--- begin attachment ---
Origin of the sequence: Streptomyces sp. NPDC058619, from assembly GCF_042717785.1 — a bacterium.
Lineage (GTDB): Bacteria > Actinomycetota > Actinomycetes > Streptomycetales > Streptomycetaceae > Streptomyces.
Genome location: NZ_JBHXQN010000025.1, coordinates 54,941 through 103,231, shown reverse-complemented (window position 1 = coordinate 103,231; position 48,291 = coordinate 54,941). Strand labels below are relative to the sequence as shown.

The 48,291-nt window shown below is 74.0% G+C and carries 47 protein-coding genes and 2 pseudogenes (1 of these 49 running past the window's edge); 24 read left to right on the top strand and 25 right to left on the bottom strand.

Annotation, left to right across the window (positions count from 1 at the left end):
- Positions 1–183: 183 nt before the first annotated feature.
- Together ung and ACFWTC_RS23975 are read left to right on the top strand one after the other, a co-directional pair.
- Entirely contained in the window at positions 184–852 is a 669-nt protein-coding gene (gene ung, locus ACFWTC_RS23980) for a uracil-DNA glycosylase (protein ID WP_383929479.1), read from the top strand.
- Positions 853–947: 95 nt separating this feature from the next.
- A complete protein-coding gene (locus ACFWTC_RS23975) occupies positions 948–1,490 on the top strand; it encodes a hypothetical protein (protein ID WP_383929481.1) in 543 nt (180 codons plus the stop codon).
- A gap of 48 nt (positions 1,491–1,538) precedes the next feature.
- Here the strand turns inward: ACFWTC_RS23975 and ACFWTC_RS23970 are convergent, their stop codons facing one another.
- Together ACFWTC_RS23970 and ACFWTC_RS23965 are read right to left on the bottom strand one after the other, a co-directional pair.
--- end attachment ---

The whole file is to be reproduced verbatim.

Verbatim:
Origin of the sequence: Streptomyces sp. NPDC058619, from assembly GCF_042717785.1 — a bacterium.
Lineage (GTDB): Bacteria > Actinomycetota > Actinomycetes > Streptomycetales > Streptomycetaceae > Streptomyces.
Genome location: NZ_JBHXQN010000025.1, coordinates 54,941 through 103,231, shown reverse-complemented (window position 1 = coordinate 103,231; position 48,291 = coordinate 54,941). Strand labels below are relative to the sequence as shown.

The 48,291-nt window shown below is 74.0% G+C and carries 47 protein-coding genes and 2 pseudogenes (1 of these 49 running past the window's edge); 24 read left to right on the top strand and 25 right to left on the bottom strand.

Annotation, left to right across the window (positions count from 1 at the left end):
- Positions 1–183: 183 nt before the first annotated feature.
- Together ung and ACFWTC_RS23975 are read left to right on the top strand one after the other, a co-directional pair.
- Entirely contained in the window at positions 184–852 is a 669-nt protein-coding gene (gene ung, locus ACFWTC_RS23980) for a uracil-DNA glycosylase (protein ID WP_383929479.1), read from the top strand.
- Positions 853–947: 95 nt separating this feature from the next.
- A complete protein-coding gene (locus ACFWTC_RS23975) occupies positions 948–1,490 on the top strand; it encodes a hypothetical protein (protein ID WP_383929481.1) in 543 nt (180 codons plus the stop codon).
- A gap of 48 nt (positions 1,491–1,538) precedes the next feature.
- Here the strand turns inward: ACFWTC_RS23975 and ACFWTC_RS23970 are convergent, their stop codons facing one another.
- Together ACFWTC_RS23970 and ACFWTC_RS23965 are read right to left on the bottom strand one after the other, a co-directional pair.